And fourth, it must provide specified information about the appraiser, including the appraiser’s name, address, taxpayer identification number and qualifications (including the appraiser’s education and experience) to value the type of property being donated.

Why are Qualified Crypto Asset Appraisers Hard to Find?

Finding a qualified appraiser for digital assets can be a challenge. A qualified appraiser is defined as a recognized appraiser with at least two years of experience in valuing the type of property that is being appraised. Although some digital assets have been in the market since 2014, non-fungible tokens (NFTs), for example, only started receiving investor interest after the market took off in 2021 and each NFT is unique.[8]

A qualified appraiser must have verifiable education and experience in valuing the type of property being appraised[9] by meeting one of the following criteria:

1. Successfully completed professional or college-level coursework in valuing the type of property, and has two or more years of experience in valuing the type of property donated, or

2. Earned a recognized appraiser designation, for the type of property donated.[10]

The appraiser’s coursework must be obtained from an educational organization, a generally recognized professional trade or appraiser organization that regularly offers educational programs in valuing the type of property, or an employer apprenticeship educational program.[11]

Defining Similar Items for Digital Asset Value

Another potentially problematic requirement is that a qualified appraiser must appraise “similar items” in the same appraisal to determine whether the $5,000 threshold is met. But what does this mean for digital assets such as NFTs? How does an appraiser determine whether any NFTs are “similar items?” Those with the same content but different metadata? How can an appraiser determine the $5,000 threshold?

In considering which digital assets might be similar to other digital assets, another IRS Chief Counsel Memorandum, CCA202124008, might provide some guidance. For purposes of the like-kind exchange rules at Code §1031, the IRS Chief Counsel has said that bitcoin and ether are not of a like kind for purposes of Code §1031.[12] In addition, IRS Publication 561, Determining the Value of Donated Property, might also provide some guidance. Publication 561 says that the phrase “similar items” means “property of the same generic category or type (whether or not donated to the same donee), such as stamp collections, coin collections, lithographs, paintings … non-publicly traded securities other than non-publicly traded stock, land, buildings, … or silver.”[13] Publication 561 goes on to say that a donor who gives similar items to different charities needs a qualified appraisal of the items for each charity and must attach the fully completed Form 8283, Section B, to the donor’s tax return.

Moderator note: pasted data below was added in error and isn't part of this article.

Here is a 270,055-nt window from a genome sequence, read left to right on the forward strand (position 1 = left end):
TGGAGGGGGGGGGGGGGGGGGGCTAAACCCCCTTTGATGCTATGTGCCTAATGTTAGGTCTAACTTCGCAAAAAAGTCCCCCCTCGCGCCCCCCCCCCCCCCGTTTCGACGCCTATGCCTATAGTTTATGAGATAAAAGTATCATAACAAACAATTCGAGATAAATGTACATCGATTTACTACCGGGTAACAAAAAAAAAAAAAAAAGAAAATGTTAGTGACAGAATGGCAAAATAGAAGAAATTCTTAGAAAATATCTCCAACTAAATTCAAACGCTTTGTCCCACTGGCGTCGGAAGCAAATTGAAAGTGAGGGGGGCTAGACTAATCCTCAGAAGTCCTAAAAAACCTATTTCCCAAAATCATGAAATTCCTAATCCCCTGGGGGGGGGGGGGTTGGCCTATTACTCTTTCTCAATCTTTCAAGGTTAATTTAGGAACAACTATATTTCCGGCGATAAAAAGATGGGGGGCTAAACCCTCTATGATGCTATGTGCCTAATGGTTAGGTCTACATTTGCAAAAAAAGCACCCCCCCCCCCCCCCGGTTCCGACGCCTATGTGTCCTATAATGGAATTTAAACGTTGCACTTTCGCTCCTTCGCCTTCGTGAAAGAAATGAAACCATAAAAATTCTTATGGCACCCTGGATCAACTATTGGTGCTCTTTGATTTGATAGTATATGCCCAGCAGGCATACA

When considering charitable contributions of digital assets, taxpayers need to keep these appraisal requirements in mind—as do the charities that accept them. The need for a qualified appraisal has been a surprise for some donors: Don’t let it be a surprise for you.

[1] Public charities under Code §501(c)(3) include, in part, entities organized and operated exclusively for religious, charitable, scientific, public safety, literary, educational purposes, amateur sports competition, and the prevention of cruelty to children or animals. Donations of property are subject to a cap on the percentage of an individual taxpayer’s adjusted gross income. Deductions for contributions to donor advised funds are also capped.

[2] Code §170 (f)(11)(A)(ii)(I); Treas. Reg. §1.170A-16(2)(i).

[3] CCA202302012 (January 10, 2023).

[4] Code §165(g)(2) defines a “security” as a share of stock in a corporation; a right to subscribe for, or to receive, a share of stock in a corporation; or a bond, debenture, note, or certificate, or other evidence of indebtedness, issued by a corporation or a government or political subdivision thereof with interest coupons or in registered form. Digital assets are not securities as securities is defined in Code §165(g)(2).

[5] Treas. Reg. §1.170A-17(a)(2).

[6] Reg. §1.170A-17(a)(3)(i).

[7] Treas. Reg. §1.170A-17(a)(3)(ii).

[8] Allyson Versprille, “IRS Update Reignites Concerns About Crypto Donation Appraisals,” Bloomberg Tax, January 10, 2020.

[9] Treas. Reg. §1.170A-17(b)(1).

[10] Reg. §1.170A-17(b)(2)

[11] Treas. Reg. §1.170A-17(b)(2)(ii).

[12] CCA 2021-24-008, June 18, 2021.

[13] Publication 561, p. 9.

DISCLAIMER: Because of the generality of this update, the information provided herein may not be applicable in all situations and should not be acted upon without specific legal advice based on particular situations.